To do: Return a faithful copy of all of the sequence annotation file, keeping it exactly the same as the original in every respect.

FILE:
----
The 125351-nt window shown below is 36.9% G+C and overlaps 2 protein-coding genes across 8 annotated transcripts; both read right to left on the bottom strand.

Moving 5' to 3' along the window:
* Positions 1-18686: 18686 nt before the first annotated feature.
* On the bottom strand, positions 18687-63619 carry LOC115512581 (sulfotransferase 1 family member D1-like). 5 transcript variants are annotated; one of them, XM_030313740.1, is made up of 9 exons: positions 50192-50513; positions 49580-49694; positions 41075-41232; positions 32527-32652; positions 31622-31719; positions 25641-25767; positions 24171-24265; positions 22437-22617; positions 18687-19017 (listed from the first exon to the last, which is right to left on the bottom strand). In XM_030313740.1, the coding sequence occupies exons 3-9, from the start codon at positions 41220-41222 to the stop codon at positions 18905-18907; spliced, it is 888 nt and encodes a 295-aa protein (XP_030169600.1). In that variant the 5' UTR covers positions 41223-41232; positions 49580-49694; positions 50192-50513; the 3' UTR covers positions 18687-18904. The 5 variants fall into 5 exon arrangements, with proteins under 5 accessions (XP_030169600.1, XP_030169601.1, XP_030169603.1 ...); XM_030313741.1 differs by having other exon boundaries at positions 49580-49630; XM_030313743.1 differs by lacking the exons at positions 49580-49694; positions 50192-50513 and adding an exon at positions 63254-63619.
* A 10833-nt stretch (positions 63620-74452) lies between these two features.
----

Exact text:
The 125351-nt window shown below is 36.9% G+C and overlaps 2 protein-coding genes across 8 annotated transcripts; both read right to left on the bottom strand.

Moving 5' to 3' along the window:
* Positions 1-18686: 18686 nt before the first annotated feature.
* On the bottom strand, positions 18687-63619 carry LOC115512581 (sulfotransferase 1 family member D1-like). 5 transcript variants are annotated; one of them, XM_030313740.1, is made up of 9 exons: positions 50192-50513; positions 49580-49694; positions 41075-41232; positions 32527-32652; positions 31622-31719; positions 25641-25767; positions 24171-24265; positions 22437-22617; positions 18687-19017 (listed from the first exon to the last, which is right to left on the bottom strand). In XM_030313740.1, the coding sequence occupies exons 3-9, from the start codon at positions 41220-41222 to the stop codon at positions 18905-18907; spliced, it is 888 nt and encodes a 295-aa protein (XP_030169600.1). In that variant the 5' UTR covers positions 41223-41232; positions 49580-49694; positions 50192-50513; the 3' UTR covers positions 18687-18904. The 5 variants fall into 5 exon arrangements, with proteins under 5 accessions (XP_030169600.1, XP_030169601.1, XP_030169603.1 ...); XM_030313741.1 differs by having other exon boundaries at positions 49580-49630; XM_030313743.1 differs by lacking the exons at positions 49580-49694; positions 50192-50513 and adding an exon at positions 63254-63619.
* A 10833-nt stretch (positions 63620-74452) lies between these two features.